Researchers at Disney Research and Boston University have found that a machine learning program can be trained to detect human activity in a video sooner and more accurately than other methods by rewarding the program for gaining confidence in its prediction the longer it observes the activity.
It seems intuitive that the program would grow more confident that it is detecting, say, a person changing a tire, the longer it observes the person loosening lugnuts, jacking up the car and subsequently removing the wheel, but that's not the way most computer models have been trained to detect activity, said Leonid Sigal, senior research scientist at Disney Research.
"Most training techniques are happy if the computer model gets 60 percent of the video frames correct, even if the errors occur late in the process, when the activity should actually be more apparent," Sigal said. "That doesn't make much sense. If the model predicts a person is making coffee even after it sees the person put pasta into boiling water, it should be penalized more than if it made the same incorrect prediction when the person was still just boiling water."
Shugao Ma, a Ph.D. student in computer science at Boston University and a former intern at Disney Research, found that this change in training methods resulted in more accurate predictions of activities. The computer also was often able to accurately predict the activity early in the process, even after seeing only 20 to 30 percent of the video. Likewise, the program can detect that an activity is finished if its confidence that it is observing that activity begins to drop.
The research team, which included Stan Sclaroff, Boston University professor of computer science, will present their findings June 26 at the Computer Vision and Pattern Recognition conference, CVPR 2016, in Las Vegas.
"Automatic detection of human activities in videos has many potential applications, such as video retrieval and human-computer interaction," said Jessica Hodgins, vice president at Disney Research. "Human-robot interaction applications in particular could benefit from early detection of activities; a caregiving robot, for instance, would want to recognize that an elderly patient was in danger of falling so it could act to steady the patient."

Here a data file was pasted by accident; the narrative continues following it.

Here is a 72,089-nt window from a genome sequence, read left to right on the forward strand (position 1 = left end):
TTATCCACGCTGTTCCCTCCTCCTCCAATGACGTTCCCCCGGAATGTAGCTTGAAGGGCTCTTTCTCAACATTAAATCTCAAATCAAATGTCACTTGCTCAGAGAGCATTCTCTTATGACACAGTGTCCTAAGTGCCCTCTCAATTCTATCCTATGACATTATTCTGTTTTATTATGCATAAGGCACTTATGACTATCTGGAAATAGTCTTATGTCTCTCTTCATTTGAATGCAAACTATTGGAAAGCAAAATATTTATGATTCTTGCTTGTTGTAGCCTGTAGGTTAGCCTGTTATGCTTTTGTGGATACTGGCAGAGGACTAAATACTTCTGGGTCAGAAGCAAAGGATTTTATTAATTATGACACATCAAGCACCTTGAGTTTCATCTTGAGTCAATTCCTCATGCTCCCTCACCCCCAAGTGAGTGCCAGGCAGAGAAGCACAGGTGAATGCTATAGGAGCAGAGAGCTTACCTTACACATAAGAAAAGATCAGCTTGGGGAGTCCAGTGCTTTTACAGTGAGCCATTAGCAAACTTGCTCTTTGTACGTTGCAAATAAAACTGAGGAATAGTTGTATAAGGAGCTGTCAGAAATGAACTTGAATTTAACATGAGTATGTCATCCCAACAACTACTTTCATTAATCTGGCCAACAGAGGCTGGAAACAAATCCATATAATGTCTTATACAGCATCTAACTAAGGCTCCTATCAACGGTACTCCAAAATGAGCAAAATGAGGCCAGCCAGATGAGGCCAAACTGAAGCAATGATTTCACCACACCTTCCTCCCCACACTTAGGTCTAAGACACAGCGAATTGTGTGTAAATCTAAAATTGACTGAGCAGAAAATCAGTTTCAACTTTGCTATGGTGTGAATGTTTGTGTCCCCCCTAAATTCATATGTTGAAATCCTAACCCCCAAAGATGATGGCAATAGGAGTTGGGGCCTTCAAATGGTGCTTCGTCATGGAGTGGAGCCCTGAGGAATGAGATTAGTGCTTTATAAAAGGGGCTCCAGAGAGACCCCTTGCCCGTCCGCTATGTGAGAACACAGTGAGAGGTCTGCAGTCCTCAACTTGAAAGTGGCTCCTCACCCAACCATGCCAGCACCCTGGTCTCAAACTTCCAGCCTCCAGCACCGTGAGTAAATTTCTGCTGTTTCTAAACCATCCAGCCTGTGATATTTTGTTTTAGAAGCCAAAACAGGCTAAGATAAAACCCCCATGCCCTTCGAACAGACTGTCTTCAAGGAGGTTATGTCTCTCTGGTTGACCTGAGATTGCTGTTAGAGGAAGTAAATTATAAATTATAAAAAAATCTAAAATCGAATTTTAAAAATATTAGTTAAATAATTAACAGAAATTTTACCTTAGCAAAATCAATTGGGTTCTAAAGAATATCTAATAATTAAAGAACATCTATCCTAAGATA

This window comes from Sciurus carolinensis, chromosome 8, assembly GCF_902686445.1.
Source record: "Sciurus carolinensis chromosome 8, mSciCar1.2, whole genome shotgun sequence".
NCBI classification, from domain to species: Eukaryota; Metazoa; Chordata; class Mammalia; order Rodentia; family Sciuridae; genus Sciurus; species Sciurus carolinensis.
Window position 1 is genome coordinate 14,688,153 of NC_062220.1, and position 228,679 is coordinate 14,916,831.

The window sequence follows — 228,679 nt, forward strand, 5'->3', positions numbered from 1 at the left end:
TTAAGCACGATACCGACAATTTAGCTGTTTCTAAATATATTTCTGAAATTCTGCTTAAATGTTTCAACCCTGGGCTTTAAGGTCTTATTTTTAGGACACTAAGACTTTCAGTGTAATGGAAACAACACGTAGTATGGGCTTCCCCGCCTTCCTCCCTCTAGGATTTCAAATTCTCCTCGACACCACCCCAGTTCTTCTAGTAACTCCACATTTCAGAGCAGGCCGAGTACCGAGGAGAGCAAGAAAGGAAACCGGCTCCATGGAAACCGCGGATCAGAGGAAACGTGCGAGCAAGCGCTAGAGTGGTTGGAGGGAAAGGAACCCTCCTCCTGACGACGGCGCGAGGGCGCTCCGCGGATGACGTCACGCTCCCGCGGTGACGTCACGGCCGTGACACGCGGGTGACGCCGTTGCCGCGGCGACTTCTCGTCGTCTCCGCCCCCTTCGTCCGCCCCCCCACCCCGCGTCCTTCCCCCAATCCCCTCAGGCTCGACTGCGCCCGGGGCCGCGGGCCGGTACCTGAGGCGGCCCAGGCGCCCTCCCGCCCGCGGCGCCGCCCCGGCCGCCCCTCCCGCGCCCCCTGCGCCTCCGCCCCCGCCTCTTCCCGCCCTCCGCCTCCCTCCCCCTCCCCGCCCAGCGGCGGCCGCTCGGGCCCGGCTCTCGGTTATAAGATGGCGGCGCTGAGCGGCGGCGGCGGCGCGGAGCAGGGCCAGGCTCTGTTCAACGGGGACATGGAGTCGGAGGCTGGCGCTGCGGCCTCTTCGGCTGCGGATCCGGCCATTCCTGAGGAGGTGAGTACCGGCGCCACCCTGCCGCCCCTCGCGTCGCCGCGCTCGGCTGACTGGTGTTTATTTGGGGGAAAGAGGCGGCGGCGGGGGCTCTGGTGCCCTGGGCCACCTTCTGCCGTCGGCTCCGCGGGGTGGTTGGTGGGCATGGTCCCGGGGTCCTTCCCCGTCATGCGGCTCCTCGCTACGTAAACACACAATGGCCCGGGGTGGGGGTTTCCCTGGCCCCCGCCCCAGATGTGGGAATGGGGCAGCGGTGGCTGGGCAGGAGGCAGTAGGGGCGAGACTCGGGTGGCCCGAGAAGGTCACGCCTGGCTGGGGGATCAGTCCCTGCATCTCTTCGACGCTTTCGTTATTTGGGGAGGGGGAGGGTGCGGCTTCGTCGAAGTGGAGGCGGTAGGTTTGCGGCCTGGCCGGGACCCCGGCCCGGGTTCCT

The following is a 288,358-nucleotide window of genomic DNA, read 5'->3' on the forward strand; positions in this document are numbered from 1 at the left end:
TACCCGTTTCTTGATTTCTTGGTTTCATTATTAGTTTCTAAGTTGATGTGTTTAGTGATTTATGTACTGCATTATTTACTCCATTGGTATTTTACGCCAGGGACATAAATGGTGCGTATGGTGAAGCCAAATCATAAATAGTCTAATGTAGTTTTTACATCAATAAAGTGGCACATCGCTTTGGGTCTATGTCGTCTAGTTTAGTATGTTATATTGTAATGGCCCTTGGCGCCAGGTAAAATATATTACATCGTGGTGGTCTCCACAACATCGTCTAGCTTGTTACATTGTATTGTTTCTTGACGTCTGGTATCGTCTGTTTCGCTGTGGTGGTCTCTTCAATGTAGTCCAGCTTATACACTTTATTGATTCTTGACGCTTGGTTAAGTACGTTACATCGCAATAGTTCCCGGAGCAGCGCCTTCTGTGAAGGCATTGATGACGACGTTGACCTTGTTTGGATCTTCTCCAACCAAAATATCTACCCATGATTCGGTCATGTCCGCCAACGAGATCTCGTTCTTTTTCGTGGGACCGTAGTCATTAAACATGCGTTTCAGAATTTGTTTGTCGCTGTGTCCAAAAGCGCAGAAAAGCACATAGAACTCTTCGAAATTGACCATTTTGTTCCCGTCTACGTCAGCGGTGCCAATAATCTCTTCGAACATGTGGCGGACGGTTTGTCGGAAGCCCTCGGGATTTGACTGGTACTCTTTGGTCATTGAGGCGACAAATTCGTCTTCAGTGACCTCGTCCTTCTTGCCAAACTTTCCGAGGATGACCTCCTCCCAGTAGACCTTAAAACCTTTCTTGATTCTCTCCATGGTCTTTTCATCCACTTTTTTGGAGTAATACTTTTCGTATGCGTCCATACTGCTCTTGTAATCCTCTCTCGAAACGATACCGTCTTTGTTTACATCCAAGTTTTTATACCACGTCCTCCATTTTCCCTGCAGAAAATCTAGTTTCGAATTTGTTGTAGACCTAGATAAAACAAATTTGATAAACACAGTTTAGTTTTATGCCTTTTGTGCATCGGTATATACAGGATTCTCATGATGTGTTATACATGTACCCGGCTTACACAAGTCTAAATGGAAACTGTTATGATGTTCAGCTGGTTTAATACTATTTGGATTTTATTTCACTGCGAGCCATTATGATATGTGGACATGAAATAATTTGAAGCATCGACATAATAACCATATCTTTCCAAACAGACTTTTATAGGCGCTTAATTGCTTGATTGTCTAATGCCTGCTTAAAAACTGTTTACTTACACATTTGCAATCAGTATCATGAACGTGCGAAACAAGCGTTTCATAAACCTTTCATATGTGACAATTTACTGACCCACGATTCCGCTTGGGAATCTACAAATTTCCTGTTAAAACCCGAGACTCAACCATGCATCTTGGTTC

Activity detection remains a challenging technical task because there are so many variables in actors, their appearance, surroundings and viewpoints. Understanding the progression of the activity - "making pasta," for instance, might include setting a pot on a stove, boiling water, boiling noodles, draining, etc. - is thus critical for a computer program to recognize the activity, Ma said.
The researchers used Long Short Term Memory (LSTM), a type of recurrent neural network that is well-suited to learn how to classify, process and predict time series, for this task. They introduced the concept of ranking losses in the learning objectives, which are computed for each time point in the prediction, so that the detection score gets higher as the action progresses. They found that LSTM models that used the ranking losses had better performance than LSTM models that were trained only based on whether the activity was classified correctly.
For more information, visit the project web site at https://www.disneyresearch.com/publication/learning-activity-progression-in-lstms/.
About Disney Research
Disney Research is a network of research laboratories supporting The Walt Disney Company. Its purpose is to pursue scientific and technological innovation to advance the company's broad media and entertainment efforts. Vice Presidents Jessica Hodgins and Markus Gross manage Disney Research facilities in Los Angeles, Pittsburgh and Zürich, and work closely with the Pixar and ILM research groups in the San Francisco Bay Area. Research topics include computer graphics, animation, video processing, computer vision, robotics, wireless & mobile computing, human-computer interaction, displays, behavioral economics, and machine learning.